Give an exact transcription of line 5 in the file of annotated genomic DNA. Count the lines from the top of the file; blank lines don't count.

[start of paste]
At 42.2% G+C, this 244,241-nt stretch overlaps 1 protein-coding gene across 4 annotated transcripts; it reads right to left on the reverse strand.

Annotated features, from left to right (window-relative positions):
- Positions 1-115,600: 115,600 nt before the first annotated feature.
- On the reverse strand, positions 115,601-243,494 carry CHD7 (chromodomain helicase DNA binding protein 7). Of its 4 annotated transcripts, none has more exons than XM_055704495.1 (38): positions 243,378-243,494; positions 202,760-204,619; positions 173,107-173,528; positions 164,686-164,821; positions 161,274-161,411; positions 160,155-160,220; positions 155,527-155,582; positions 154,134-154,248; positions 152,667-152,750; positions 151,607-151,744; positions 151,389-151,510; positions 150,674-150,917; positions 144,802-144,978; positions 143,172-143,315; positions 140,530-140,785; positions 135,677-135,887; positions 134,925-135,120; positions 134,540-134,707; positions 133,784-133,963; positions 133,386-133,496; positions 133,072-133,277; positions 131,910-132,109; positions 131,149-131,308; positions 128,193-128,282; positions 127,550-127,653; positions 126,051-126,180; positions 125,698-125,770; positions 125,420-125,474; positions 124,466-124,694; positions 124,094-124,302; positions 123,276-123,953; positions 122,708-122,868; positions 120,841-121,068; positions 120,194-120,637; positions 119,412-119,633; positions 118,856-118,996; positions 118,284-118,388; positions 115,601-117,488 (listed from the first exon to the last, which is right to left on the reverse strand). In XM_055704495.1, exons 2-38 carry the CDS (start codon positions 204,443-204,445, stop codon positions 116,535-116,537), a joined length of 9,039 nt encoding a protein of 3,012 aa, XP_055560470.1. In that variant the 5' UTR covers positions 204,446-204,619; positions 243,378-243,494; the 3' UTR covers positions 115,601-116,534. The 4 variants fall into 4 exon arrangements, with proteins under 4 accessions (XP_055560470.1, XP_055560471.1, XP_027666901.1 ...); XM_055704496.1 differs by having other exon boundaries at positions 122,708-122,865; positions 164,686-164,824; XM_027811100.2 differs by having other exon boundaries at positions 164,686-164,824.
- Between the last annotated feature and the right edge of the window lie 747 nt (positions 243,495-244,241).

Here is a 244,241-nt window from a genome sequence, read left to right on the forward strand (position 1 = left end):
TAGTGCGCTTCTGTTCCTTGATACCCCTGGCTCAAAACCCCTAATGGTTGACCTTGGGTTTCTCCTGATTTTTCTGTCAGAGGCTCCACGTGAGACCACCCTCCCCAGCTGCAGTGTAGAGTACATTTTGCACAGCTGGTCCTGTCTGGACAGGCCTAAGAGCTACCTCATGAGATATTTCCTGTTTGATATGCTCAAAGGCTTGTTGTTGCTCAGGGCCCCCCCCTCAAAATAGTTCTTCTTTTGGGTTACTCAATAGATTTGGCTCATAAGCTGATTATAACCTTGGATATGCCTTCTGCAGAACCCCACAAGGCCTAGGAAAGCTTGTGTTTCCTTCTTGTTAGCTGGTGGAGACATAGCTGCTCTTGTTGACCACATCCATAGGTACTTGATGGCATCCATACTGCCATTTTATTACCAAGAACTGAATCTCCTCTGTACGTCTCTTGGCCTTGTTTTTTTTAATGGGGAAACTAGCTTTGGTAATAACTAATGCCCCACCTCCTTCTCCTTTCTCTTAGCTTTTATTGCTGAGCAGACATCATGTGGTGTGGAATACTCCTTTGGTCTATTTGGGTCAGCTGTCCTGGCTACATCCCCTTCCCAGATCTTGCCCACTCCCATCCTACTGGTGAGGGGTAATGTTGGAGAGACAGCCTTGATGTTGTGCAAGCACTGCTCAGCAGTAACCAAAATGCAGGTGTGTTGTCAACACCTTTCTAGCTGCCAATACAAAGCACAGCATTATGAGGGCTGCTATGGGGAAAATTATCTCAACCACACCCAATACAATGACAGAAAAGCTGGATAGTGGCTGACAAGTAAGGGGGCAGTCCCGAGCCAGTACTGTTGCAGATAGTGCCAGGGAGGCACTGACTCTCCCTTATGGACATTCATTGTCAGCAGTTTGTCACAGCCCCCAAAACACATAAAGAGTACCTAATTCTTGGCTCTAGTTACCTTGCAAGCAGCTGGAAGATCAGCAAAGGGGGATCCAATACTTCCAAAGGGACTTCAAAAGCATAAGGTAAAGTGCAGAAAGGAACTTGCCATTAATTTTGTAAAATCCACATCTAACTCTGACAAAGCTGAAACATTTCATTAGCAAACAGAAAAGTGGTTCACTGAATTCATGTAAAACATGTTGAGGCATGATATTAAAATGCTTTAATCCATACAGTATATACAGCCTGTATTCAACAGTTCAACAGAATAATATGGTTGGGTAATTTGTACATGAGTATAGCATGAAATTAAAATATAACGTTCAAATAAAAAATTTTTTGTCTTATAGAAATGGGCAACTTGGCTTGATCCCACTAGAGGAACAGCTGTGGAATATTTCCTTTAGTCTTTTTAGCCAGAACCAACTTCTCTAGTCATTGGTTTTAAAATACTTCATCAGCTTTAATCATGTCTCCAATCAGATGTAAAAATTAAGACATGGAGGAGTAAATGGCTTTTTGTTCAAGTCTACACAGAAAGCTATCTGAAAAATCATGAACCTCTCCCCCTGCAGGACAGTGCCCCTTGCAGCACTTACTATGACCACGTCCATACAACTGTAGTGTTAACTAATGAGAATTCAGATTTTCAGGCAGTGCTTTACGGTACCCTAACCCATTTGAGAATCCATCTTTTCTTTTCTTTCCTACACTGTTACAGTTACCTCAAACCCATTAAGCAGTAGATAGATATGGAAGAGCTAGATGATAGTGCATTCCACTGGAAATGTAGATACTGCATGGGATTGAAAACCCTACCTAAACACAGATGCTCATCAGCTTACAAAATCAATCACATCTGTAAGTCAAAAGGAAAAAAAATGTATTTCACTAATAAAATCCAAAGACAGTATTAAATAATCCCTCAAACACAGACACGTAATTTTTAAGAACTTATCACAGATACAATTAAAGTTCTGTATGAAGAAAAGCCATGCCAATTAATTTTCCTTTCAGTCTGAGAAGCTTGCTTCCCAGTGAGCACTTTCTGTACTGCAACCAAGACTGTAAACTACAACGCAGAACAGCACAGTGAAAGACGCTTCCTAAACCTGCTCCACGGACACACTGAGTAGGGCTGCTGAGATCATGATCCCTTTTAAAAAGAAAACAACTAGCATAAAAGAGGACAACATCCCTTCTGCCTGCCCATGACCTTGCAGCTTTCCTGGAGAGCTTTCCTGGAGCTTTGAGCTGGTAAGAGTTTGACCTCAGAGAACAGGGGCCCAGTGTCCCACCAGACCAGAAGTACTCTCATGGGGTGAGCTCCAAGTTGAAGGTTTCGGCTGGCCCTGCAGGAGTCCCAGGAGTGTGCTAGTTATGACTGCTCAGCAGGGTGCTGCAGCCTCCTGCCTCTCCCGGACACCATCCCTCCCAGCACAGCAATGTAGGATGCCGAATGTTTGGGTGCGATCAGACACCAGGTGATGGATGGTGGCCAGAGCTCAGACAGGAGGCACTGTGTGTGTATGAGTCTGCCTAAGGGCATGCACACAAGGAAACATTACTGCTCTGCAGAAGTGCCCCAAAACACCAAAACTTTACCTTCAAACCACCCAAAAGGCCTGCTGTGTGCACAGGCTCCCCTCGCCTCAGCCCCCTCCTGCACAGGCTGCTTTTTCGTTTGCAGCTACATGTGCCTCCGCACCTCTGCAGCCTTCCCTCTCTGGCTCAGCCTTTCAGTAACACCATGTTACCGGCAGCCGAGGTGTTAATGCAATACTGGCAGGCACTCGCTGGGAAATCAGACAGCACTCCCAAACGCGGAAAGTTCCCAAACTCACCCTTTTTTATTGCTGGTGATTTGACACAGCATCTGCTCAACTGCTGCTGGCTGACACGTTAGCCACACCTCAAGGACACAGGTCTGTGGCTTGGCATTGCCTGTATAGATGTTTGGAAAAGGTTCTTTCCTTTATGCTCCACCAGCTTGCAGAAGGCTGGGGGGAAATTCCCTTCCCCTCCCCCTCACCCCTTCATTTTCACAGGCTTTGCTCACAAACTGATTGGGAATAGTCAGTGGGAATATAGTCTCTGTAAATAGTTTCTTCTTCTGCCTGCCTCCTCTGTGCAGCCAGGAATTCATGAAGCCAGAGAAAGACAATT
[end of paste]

- Between the last annotated feature and the right edge of the window lie 747 nt (positions 243,495-244,241).